“They/them?” I said. Having earned a Bachelor’s degree in English nine months prior (I graduated mid-year from U of A), using plural pronouns for a single person didn’t mesh for me right away.

And sure, in colloquial speech, we often use “they” and “them” to denote a single person while still accurately conveying the intended meaning. But it was still grammatically incorrect, and because I’d been training to notice things like that, my brain focused on it.

This person gave me a hard stare. “What part of gender-fluid didn’t you understand?”

“Well…all of it,” I confessed.

They rolled their eyes and got up to leave, but not before saying, “Typical heteronormative, cis-gender male bullshit,” with as much disgust as they could muster.

More confused than before, I turned to the person with whom I was already speaking. “What does any of that mean?”

She shot me a withering glance, which quickly shifted to a look of, “oh, you poor, dumb moron, you have no idea, do you?”

I did not.

I can happily report I have since learned.

But I have to admit to resisting to some degree. Yes, in part due to that lone experience, but also, I wasn’t sure why we needed so many labels.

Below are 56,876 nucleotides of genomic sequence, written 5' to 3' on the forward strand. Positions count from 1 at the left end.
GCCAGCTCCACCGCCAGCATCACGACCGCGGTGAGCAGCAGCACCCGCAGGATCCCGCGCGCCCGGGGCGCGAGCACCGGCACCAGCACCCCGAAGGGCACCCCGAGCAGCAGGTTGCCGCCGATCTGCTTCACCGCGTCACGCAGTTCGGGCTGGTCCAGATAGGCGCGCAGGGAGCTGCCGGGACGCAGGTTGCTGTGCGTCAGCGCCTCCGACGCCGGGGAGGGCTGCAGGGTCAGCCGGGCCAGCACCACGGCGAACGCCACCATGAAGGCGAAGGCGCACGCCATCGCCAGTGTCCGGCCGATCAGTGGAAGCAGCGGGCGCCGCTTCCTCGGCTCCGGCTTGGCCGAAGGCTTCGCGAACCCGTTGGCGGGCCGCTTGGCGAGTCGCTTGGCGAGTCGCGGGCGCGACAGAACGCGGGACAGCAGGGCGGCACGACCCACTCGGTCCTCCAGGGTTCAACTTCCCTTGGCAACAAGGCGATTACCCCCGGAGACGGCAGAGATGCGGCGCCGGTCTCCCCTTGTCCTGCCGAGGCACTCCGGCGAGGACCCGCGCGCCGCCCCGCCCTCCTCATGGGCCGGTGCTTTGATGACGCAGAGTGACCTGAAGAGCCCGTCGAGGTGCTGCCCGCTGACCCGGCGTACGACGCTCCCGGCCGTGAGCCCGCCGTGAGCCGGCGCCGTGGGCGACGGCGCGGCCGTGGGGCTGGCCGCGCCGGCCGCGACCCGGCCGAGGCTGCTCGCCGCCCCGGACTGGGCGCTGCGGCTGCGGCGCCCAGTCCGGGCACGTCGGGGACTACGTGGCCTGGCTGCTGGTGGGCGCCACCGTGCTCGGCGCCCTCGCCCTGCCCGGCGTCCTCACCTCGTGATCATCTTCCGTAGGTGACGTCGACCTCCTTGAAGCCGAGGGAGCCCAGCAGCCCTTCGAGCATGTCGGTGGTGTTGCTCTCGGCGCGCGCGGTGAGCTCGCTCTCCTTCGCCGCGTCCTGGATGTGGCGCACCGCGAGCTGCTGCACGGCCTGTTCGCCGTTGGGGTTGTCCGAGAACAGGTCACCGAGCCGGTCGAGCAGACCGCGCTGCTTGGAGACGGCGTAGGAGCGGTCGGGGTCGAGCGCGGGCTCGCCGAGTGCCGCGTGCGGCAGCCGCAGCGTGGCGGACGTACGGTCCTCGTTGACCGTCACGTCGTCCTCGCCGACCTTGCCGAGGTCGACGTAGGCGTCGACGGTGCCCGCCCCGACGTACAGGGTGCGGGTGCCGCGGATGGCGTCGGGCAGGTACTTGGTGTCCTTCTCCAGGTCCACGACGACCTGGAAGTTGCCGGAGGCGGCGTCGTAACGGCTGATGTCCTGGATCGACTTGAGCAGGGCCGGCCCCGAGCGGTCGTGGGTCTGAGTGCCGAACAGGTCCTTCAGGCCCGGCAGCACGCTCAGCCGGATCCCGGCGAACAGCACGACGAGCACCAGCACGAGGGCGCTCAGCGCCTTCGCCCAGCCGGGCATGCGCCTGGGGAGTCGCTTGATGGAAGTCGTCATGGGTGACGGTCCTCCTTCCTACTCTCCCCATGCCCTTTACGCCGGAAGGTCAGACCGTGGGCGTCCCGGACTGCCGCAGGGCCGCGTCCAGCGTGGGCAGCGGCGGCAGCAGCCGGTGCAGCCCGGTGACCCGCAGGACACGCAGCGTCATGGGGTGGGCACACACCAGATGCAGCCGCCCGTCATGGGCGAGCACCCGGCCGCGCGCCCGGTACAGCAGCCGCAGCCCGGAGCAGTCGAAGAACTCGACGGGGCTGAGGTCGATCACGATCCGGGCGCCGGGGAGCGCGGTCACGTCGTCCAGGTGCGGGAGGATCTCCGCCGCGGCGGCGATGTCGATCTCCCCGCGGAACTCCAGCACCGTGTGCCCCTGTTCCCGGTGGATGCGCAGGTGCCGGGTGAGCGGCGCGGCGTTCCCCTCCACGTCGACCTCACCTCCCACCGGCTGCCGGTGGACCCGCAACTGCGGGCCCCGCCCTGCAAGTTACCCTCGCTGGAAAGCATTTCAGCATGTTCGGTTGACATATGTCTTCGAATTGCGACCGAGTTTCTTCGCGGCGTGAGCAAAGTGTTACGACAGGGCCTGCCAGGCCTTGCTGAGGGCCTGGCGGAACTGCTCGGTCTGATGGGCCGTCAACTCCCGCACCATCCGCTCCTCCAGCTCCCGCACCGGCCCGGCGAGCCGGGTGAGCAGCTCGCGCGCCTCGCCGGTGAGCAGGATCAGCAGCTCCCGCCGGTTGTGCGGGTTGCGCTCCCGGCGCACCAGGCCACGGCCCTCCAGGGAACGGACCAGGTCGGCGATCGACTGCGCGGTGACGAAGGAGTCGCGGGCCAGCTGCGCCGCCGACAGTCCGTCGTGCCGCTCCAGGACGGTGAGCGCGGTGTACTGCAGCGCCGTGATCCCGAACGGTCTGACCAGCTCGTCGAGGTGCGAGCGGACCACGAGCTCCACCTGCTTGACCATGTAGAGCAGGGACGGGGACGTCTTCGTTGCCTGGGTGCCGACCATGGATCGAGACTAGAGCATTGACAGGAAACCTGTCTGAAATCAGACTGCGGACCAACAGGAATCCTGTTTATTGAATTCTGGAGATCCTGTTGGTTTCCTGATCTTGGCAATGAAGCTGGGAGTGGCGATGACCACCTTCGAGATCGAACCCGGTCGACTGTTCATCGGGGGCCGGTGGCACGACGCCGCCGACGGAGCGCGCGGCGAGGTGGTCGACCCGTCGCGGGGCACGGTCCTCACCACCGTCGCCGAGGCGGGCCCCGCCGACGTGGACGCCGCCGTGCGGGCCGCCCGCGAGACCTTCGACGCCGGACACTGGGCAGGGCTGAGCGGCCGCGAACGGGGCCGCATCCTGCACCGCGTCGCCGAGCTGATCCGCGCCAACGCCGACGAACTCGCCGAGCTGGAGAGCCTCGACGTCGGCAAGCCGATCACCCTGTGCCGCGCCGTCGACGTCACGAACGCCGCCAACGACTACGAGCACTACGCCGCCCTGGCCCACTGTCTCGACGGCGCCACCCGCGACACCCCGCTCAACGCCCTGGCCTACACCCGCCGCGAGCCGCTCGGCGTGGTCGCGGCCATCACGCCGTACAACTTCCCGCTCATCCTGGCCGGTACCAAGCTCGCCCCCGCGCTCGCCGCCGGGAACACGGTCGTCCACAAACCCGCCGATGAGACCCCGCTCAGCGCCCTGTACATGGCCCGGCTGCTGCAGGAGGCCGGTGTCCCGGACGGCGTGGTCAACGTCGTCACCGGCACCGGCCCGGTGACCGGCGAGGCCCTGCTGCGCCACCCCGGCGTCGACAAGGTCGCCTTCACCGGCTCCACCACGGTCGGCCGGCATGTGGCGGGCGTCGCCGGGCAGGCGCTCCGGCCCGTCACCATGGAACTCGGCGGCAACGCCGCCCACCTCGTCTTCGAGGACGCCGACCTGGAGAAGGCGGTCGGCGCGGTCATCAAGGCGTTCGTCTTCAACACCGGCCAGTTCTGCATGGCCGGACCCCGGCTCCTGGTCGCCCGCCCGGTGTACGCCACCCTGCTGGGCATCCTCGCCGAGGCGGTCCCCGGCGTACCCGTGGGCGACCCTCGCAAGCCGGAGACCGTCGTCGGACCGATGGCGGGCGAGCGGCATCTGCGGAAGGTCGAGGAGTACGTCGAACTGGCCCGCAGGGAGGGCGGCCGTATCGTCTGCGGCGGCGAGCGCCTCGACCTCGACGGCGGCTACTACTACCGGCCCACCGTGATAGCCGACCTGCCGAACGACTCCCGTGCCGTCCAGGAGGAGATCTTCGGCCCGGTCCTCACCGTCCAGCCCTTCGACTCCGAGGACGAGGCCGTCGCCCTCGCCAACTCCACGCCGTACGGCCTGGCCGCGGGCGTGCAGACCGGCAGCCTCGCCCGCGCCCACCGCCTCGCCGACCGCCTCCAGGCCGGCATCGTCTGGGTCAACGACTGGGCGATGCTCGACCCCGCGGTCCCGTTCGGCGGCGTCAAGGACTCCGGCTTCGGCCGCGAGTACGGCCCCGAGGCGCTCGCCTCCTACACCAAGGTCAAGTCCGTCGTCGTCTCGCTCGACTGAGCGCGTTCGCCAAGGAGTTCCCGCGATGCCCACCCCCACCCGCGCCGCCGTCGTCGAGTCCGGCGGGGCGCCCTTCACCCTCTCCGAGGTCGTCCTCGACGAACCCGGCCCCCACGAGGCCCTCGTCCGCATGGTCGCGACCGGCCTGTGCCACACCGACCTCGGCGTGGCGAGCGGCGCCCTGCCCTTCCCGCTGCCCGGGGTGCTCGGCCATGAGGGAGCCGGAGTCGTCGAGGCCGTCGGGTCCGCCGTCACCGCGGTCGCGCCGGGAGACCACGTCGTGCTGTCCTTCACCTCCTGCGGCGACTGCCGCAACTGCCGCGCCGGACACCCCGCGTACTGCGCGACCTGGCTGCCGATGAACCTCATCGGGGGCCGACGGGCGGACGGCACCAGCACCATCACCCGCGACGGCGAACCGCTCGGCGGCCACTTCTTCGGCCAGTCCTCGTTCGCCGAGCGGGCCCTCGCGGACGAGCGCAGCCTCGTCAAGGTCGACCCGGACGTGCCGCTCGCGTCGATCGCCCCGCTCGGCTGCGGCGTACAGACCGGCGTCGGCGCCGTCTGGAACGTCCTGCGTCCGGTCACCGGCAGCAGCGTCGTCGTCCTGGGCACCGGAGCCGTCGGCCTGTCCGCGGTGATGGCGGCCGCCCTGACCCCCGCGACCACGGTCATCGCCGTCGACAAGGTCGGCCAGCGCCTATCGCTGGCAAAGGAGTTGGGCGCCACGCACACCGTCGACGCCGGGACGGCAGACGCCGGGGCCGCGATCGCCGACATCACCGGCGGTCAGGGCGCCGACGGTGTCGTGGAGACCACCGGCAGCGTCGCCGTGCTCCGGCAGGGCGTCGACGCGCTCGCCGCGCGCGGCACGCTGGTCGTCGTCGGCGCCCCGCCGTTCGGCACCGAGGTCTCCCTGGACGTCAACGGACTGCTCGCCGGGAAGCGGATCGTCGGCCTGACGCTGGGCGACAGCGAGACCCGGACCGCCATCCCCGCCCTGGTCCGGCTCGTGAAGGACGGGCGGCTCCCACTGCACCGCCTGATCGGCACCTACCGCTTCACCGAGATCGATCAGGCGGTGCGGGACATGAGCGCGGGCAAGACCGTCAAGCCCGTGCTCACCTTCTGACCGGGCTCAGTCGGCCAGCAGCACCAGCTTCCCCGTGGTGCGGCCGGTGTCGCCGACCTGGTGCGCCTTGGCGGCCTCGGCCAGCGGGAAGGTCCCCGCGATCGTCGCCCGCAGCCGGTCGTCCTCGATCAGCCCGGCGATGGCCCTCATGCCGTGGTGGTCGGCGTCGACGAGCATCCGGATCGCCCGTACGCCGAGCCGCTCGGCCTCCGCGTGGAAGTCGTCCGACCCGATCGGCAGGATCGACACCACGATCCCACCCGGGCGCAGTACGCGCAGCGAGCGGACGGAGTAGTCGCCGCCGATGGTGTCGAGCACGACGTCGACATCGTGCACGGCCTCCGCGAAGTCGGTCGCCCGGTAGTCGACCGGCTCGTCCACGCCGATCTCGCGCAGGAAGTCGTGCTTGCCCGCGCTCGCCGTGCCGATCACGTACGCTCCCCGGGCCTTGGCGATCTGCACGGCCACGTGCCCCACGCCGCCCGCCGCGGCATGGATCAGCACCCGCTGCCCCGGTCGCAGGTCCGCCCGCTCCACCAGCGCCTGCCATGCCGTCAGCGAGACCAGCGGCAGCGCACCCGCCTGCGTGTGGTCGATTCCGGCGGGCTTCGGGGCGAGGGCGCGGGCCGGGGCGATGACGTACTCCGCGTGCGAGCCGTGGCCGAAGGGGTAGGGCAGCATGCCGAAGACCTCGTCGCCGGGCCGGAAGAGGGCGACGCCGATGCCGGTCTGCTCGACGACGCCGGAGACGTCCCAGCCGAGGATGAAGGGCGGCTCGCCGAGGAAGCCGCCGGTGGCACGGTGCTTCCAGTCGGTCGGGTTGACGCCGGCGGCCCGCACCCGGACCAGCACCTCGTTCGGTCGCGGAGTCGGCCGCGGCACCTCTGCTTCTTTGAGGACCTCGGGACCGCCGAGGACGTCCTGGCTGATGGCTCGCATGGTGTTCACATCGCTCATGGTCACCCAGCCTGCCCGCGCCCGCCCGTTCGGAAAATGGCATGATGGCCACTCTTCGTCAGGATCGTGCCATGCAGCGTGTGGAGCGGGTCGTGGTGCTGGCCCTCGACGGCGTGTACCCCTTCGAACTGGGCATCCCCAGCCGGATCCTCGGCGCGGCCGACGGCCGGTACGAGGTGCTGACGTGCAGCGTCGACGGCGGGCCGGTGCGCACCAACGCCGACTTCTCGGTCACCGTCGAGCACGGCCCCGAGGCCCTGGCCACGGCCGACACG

Don’t get me wrong, labels are useful. Ever find a can of food without a label on it, so you set it back on the stockroom shelf hoping someone else will be able to divine the nature of its contents, but no one does, so months go by until finally, August rolls around, and that heated up mystery can accidentally rolls under the forklift and explodes, showering you and two other employees with…

Drumroll, please…

Expired cat food.

Who had expired cat food in the office pool? You’re the…big winner?

I kid, of course. “Guess what’s rotting” is a game with no winners.

But back to the matter at hand.

The easy part was learning what the labels were, though there was the occasional disagreement about what certain terms meant and what all they did or didn’t envelope.

The hard part was keeping straight which labels applied to which people. And, again, most people were aware of this, and if I got it wrong, which I did, especially at first, they were cool about it because I was trying.